When a full licence holder exceeds their demerit points limit for a period of 12 months they may be offered by Transport New South Wales a good behaviour licence.

Losing all your demerit points

When a driver goes over the demerit point limit, they receive a Notice of Suspension from the Road Maritime Services (RMT). This provides the driver a choice of either serving a suspension or electing to obtain a good behaviour licence. The licence holder also has the option to have the matter placed before the Local Court and will have 28 days within which to do so. If they choose to take up a good behaviour licence, then that provides them with only 1 demerit point for a period of 12 months. A successful completion of the good behaviour period allows their demerit points to return to zero.

What happens when you breach a Good Behaviour Licence?

The breach of a good behaviour licence occurs where the driver having taken up a good behaviour licence incurs 2 or more demerit points within the twelve month period.  In those circumstances that conduct leads to a licence suspension that is double the original suspension period plus any suspension applicable to the further infringement. The Road Transport Act distinctly states that when the conditions of a good behaviour licence are breached the holder must be suspended with no scope for further appeal.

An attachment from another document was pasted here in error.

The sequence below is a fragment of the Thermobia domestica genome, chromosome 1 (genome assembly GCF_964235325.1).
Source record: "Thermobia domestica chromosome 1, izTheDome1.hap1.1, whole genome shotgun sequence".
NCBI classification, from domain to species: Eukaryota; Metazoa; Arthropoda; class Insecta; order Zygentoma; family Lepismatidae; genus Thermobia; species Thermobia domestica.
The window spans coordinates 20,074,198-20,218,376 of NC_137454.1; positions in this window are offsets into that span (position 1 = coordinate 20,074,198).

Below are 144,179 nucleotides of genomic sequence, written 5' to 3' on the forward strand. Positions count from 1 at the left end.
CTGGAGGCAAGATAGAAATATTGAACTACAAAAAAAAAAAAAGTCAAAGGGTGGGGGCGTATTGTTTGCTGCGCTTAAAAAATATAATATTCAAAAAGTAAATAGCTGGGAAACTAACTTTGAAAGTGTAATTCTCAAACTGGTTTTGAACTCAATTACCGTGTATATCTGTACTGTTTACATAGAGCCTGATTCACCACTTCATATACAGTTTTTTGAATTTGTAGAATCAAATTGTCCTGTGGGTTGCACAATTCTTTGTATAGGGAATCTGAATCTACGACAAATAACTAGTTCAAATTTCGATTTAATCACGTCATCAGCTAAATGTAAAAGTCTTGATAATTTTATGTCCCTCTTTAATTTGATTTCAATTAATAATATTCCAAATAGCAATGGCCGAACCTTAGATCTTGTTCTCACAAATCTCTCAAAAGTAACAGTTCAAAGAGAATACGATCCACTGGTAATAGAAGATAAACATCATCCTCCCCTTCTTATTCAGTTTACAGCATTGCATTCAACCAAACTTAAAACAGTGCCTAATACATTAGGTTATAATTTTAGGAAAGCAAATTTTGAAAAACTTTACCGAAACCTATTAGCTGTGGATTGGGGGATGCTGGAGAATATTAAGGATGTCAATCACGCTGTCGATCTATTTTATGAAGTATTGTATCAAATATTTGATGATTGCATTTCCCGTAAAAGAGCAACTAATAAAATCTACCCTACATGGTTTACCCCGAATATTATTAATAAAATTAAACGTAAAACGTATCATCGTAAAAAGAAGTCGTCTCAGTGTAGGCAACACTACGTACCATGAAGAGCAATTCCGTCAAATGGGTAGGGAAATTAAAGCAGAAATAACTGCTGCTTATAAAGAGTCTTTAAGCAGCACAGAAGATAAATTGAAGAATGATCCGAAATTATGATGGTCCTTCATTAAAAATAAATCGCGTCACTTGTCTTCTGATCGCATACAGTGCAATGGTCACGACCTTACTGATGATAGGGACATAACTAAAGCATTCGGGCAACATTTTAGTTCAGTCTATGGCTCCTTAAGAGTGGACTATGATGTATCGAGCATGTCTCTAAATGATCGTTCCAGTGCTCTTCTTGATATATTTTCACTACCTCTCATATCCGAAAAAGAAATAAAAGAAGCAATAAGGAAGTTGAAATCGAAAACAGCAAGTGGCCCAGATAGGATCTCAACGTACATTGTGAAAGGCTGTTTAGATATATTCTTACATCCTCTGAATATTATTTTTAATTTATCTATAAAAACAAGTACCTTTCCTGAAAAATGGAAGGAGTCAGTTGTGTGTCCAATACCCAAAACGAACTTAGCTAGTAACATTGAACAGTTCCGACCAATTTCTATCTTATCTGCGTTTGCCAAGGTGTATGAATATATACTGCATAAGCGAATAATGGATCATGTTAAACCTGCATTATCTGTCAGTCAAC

What this means for you?

If you are to be presented with the option of a good behaviour licence you should firstly take advice upon challenging the offence which occurred leading to the accumulation of points, if you are within time to do so.  You may be able to defend such a charge, or be dealt with without a conviction in which case no demerit points apply.

In certain circumstances you may also be able to appeal a suspension period imposed by you and have that period reduced, in some cases to as little as a day.

Given you will not be able to appeal suspensions imposed for the accumulation of points under a  good behaviour licence and the suspension is double that it would ordinarily have been, there is good reason to be cautious about taking up a good behaviour licence and you should take advice before doing so.

If you require any advice in relation to driving offences, or any criminal law matter, please telephone Kevin Dwyer on 9525 8688 or email kevin@wmdlaw.com.au.